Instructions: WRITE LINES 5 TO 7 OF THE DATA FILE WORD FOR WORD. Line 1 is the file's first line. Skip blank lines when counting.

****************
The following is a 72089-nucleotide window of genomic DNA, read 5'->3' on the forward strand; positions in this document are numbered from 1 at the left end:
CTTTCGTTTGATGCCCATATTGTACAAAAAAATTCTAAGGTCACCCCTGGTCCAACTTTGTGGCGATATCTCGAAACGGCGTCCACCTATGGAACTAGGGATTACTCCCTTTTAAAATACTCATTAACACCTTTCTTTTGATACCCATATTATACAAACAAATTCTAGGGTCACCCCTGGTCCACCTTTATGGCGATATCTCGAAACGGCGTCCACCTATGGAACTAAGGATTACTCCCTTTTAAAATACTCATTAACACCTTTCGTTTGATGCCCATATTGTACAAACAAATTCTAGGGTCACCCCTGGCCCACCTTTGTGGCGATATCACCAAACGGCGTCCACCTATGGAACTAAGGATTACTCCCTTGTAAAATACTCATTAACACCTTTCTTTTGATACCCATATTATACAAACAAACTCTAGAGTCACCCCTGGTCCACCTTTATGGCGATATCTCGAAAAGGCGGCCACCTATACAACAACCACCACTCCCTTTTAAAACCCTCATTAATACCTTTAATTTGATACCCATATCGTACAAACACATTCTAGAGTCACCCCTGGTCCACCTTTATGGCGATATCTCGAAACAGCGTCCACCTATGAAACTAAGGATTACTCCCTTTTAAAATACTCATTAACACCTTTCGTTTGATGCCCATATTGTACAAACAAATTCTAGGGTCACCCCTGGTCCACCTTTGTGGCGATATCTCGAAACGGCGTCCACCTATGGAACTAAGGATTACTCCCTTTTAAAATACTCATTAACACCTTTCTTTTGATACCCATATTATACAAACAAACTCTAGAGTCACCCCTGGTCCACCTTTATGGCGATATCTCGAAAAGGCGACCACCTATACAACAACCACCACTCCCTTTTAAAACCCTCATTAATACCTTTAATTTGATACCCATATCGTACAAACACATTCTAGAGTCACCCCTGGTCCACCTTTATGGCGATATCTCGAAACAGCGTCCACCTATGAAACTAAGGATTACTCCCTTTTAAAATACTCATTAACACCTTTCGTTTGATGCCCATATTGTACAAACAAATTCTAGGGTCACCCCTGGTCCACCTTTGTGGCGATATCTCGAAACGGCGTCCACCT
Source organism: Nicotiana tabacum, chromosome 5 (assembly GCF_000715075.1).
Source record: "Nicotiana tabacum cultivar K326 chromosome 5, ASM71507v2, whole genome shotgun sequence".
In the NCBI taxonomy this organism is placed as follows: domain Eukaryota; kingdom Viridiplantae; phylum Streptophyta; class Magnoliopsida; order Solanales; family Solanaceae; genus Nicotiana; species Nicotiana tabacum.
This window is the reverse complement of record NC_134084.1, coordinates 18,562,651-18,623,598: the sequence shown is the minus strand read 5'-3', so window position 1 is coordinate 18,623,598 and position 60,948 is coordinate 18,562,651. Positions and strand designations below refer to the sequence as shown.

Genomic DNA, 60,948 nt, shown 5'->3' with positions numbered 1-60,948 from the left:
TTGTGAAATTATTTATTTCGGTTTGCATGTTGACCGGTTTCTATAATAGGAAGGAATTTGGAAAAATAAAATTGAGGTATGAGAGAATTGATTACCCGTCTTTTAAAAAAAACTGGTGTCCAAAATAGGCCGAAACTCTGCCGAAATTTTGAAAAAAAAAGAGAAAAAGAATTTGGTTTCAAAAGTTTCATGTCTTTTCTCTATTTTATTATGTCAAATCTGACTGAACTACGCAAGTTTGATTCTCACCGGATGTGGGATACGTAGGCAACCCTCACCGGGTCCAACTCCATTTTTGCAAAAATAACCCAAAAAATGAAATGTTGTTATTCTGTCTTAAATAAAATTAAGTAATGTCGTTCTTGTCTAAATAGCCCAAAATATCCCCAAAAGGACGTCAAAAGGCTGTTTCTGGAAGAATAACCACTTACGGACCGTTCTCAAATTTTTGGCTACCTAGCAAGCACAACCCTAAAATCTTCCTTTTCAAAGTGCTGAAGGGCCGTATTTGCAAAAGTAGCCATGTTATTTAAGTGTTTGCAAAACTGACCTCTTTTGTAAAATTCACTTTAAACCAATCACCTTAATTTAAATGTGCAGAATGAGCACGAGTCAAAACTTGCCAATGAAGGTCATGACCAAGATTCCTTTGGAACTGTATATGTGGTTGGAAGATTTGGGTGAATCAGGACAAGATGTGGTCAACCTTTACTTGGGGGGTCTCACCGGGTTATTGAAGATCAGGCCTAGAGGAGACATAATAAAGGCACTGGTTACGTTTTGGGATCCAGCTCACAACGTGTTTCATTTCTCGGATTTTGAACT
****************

In the NCBI taxonomy this organism is placed as follows: domain Eukaryota; kingdom Viridiplantae; phylum Streptophyta; class Magnoliopsida; order Solanales; family Solanaceae; genus Nicotiana; species Nicotiana tabacum.
This window is the reverse complement of record NC_134084.1, coordinates 18,562,651-18,623,598: the sequence shown is the minus strand read 5'-3', so window position 1 is coordinate 18,623,598 and position 60,948 is coordinate 18,562,651. Positions and strand designations below refer to the sequence as shown.

Genomic DNA, 60,948 nt, shown 5'->3' with positions numbered 1-60,948 from the left: